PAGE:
Reyedr helps motorcyclists keep their eyes on the road using holographic technology to display information at infinite focus. (Photo courtesy of Mango teQ)

“I was pleasantly surprised to find out about what Rochester offers in terms of its optics ecosystem,” says Gwalani, whose firm now sees Rochester as integral to its future. “We are in the manufacturing and design phase of our product, and optics is an important part of our heads-up display system.”

It was one of the main reasons his firm decided to apply to Luminate. Like Kimerling, he finds the education and information Luminate provides, beyond technical help, extremely beneficial. He also appreciates that the program does not have a one-size-fits-all approach. Advisers offer assistance based on the stage each company is at, while allowing for free time for owners to keep running their firms.

“We had a product that was fully designed and we were looking to expand it and so they were more helpful to us I’d say on the business side,” Kimerling says. “When I look back at my pitch deck as a finalist, the pitch deck that I gave to Luminate investors at the end of six months, it’s like night and day. It’s not the just the pitch deck. I use the pitch deck as a metaphor. The program has you sit down and do all the things that you need to do as a company.”

Measuring success

The spirit of community that Luminate has created goes a long way, notes Double Helix CEO, Leslie Kimerling, second from left.

Double Helix has been a success story for Luminate: After winning the big prize on Demo Day, the day that companies in the cohort vie for the grand prize of $1 million by demonstrating their technologies and their progress, Double Helix took home the PRISM award, a coveted industry accolade.

“We’re a lead investor, we’re on their board, we’re part of the initial group that said you can do this. That was a Luminate company and they beat out industry giants, the big labs,” Ramanujan says. “The little startup that worked its way through Luminate took the industry’s first place award.”

She says she was ecstatic at the win. It validated Luminate’s ability to pick and identify game-changing technologies.

“I think that’s a pretty good measure,” Ramanujan says. “We are the only one that does this right now. … Our reputation is growing; our applicant pool is strong.”

Her enthusiasm for assisting these startups doesn’t go unnoticed. It is, in fact, what keeps them going. Kimerling says Ramanujan has strong commitment to the program and is invested in its success and the future of the companies within it.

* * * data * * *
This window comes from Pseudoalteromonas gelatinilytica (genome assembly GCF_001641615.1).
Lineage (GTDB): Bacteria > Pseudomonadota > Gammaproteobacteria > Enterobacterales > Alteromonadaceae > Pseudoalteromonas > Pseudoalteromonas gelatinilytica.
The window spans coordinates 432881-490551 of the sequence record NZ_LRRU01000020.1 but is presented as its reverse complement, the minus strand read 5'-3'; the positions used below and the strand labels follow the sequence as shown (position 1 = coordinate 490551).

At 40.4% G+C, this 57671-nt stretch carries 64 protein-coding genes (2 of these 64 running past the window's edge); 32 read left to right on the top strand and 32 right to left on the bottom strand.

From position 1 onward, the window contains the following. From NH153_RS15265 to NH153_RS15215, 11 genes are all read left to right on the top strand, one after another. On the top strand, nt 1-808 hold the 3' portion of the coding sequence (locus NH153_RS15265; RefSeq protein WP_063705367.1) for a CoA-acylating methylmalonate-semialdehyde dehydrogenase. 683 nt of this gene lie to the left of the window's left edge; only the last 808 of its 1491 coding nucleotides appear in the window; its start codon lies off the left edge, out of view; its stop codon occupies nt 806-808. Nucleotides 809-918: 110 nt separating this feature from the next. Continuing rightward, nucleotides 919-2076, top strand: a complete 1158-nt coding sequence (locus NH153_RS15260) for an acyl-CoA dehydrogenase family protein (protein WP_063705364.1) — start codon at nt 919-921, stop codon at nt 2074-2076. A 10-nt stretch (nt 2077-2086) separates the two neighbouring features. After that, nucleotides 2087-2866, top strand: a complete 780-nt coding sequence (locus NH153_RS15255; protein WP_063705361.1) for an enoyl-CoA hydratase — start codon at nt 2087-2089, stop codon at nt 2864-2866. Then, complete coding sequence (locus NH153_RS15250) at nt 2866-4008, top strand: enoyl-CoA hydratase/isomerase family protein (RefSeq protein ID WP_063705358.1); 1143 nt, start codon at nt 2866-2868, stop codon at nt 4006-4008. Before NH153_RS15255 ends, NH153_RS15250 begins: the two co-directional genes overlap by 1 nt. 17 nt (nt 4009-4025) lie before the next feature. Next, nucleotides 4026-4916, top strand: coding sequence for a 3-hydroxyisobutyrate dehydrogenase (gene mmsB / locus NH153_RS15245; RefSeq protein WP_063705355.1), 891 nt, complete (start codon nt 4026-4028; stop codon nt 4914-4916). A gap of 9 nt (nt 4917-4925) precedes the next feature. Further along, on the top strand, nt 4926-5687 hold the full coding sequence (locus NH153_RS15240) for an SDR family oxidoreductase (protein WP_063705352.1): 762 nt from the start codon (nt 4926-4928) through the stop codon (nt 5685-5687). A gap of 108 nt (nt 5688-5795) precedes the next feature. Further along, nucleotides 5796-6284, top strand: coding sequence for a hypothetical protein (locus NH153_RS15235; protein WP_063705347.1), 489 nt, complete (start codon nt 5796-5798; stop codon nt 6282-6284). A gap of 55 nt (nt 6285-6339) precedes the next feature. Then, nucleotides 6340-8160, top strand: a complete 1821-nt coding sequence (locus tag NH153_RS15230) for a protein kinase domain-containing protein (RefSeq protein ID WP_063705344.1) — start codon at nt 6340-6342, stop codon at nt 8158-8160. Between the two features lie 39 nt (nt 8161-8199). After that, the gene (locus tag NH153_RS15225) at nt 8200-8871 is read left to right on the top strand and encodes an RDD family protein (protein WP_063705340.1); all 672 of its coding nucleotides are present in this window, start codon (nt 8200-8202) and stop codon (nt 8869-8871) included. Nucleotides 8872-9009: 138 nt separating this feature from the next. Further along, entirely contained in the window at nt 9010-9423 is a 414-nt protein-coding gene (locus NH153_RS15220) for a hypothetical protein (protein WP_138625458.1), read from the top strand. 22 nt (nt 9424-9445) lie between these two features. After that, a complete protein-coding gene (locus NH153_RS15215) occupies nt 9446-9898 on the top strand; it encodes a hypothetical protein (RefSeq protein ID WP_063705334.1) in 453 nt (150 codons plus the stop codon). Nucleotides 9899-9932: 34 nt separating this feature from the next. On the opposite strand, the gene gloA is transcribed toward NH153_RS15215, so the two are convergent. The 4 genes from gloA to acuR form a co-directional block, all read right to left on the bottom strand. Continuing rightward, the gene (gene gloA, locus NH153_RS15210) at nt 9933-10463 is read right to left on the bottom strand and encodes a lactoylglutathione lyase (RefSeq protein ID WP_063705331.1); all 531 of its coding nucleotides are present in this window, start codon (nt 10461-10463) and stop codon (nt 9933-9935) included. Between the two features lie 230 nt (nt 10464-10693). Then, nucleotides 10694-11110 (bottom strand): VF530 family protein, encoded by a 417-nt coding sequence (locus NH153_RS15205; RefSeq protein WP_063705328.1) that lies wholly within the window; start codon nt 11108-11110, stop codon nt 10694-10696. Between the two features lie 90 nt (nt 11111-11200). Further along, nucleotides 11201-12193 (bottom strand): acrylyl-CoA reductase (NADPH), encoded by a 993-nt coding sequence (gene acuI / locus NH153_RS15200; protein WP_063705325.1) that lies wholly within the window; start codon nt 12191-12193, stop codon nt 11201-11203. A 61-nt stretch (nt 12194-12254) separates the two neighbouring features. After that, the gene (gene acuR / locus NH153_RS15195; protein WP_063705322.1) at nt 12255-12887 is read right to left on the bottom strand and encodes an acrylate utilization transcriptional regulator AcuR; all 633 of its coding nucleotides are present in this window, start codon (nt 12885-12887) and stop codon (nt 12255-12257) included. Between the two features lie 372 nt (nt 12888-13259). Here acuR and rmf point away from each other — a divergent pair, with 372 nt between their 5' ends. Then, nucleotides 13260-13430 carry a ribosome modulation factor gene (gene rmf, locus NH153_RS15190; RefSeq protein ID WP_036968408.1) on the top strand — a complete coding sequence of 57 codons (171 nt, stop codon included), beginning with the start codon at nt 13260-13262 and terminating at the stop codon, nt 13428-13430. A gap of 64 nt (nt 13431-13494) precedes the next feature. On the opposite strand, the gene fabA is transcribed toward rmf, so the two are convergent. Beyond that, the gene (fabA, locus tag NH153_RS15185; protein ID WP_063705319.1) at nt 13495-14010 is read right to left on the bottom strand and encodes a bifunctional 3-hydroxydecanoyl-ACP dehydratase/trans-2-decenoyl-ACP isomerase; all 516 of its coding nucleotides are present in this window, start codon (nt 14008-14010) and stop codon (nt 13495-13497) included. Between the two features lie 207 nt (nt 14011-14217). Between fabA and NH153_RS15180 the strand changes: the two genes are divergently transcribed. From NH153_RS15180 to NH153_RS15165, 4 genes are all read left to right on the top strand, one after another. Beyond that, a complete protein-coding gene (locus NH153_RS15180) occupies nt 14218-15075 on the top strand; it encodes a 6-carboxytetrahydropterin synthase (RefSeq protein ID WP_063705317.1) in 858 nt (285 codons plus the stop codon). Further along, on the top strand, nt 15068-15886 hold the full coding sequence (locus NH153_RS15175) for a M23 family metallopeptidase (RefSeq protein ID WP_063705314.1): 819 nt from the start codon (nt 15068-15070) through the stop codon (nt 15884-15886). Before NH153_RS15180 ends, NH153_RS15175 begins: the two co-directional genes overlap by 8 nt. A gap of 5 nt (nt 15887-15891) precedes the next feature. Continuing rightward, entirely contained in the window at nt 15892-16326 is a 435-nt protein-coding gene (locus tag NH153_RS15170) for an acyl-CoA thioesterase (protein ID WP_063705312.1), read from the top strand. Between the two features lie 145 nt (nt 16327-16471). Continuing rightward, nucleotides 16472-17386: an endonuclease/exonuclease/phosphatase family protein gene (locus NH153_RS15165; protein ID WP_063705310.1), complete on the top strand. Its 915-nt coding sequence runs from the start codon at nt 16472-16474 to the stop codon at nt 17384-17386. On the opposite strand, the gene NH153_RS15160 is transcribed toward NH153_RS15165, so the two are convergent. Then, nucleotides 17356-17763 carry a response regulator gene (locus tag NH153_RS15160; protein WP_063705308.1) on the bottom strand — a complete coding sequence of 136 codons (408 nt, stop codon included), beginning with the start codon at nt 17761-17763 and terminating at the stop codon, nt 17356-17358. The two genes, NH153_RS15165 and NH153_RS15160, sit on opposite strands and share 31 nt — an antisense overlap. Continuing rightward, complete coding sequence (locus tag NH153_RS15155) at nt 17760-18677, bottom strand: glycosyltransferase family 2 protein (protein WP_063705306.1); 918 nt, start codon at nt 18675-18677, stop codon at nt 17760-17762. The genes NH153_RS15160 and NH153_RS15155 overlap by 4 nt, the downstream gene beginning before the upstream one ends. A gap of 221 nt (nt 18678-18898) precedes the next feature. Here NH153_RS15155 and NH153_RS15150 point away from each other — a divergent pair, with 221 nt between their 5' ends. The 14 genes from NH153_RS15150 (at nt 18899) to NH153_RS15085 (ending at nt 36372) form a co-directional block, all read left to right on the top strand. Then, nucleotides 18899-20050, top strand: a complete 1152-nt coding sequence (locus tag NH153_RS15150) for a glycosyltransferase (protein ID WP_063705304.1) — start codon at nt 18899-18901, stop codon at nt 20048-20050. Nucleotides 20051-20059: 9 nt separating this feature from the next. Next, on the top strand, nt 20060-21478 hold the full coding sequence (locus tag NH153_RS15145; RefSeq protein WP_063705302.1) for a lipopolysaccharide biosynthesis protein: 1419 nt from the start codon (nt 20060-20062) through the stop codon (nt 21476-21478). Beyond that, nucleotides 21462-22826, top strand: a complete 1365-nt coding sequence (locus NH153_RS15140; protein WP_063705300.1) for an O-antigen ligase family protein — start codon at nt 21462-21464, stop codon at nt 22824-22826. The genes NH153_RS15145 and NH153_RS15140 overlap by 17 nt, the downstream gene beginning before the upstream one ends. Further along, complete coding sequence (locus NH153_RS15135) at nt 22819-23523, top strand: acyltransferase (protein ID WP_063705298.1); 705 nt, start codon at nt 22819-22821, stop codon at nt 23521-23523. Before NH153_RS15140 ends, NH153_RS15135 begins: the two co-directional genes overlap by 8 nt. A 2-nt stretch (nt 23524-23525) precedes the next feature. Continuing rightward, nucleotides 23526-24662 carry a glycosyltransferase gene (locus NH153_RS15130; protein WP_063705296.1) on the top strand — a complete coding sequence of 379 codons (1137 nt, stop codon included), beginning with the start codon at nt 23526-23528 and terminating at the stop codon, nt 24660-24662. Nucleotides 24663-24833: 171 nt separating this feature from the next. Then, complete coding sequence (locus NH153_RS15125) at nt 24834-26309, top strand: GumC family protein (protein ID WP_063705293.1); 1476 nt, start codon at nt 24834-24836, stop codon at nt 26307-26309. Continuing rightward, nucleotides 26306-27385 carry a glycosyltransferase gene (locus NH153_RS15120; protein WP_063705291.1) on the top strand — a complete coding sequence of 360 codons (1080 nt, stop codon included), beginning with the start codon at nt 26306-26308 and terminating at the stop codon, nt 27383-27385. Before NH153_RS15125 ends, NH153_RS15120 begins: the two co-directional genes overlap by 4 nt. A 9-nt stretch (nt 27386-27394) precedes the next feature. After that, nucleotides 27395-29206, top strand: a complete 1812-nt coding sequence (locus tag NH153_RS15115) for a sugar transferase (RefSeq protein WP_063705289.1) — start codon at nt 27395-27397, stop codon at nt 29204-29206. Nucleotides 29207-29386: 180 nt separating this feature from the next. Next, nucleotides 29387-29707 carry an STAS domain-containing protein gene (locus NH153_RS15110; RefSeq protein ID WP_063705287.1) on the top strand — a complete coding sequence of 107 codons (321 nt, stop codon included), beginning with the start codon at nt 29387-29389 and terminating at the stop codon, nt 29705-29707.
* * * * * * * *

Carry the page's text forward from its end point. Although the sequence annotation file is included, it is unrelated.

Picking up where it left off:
“She understands that the teams are in different places, we come with different levels of knowledge and experiences, and she’s able to adapt her support to both those dimensions,” Kimerling says. “She really sees the companies for who they are and she sees the teams behind the companies for who they are.”

Ramanujan’s background—she has a PhD in electrical engineering, and her experience as an entrepreneur and patent holder—adds to the Luminate experience. The advisory board does the same, with its experts who check in with their assigned companies at least once a month.

“Our technology is a hard technology,” Kimerling says. “It’s elegant, but it’s really hard to understand the physics behind it and so the fact that someone like Sujatha can sit with me and we could be talking about something business-related and I knew even though she didn’t know the exact details of the technology, she understood its context (and) its place in the world.”

That the board and other mentors and advisers have that fundamental reference knowledge is a huge plus, she says, adding that the spirit of community that Luminate has created goes a long way. Kimerling notes that everyone involved in the effort wants to help these companies.

A strong reputation reflects well on Luminate, but it’s still early to measure success. For Senall, long-term success translates into an even more vibrant optics, photonics and startup community. Though he points to studies that show net new jobs and economic dynamism come from starting companies, Senall understands patience is required. So, the short-term metrics are the quality of applicants, partnerships in Rochester and building a startup presence.